So your patient tells you they are getting hungry around ten days into the program AND taking our supplements.
What do you do?
First, what sort of hunger are we talking about here? Hunger pangs? Severe hunger? Cravings?
There is a difference.
It can be challenging to tell the difference between cravings and actual hunger. Cravings are usually for comfort foods like chocolate, sweets, or fatty foods, while hunger is not just for one specific food. In addition, cravings are often associated with emotions, whereas hunger is usually experienced after several hours of no food.
Hunger pangs go away. Hunger pangs can occur because of new eating patterns, and women’s menstrual cycles increase hunger pangs (because insulin increases during this time, so does the hunger hormone ghrelin).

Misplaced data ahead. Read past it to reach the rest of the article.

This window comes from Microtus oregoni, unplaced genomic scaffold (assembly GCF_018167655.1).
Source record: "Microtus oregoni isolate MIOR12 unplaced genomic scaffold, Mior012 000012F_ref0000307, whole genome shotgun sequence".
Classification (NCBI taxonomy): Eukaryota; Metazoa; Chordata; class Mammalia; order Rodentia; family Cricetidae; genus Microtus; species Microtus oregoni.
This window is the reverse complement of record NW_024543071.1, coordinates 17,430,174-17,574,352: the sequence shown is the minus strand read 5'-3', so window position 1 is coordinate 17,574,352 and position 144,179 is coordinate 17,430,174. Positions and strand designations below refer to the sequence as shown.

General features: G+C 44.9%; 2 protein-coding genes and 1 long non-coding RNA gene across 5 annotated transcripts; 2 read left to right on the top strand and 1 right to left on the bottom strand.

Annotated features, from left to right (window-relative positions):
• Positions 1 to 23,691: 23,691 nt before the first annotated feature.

Additionally, the patient can be bored. This can happen with emotional eaters.
Usually, the best way to overcome hunger is to do something distracting. But, don’t you notice that when you’re busy, all of a sudden, the time passes, and you realize you didn’t even eat anything? Where was the hunger pang there?
This is a problem. Especially if, by day 10, it is accompanied by some dizziness, light-headedness, irritability, and sugar cravings. The patient must still adapt to burning sugar instead of burning fat for energy.
This patient might have more insulin resistance than expected, and maybe their metabolism is shot. Here is what you can do: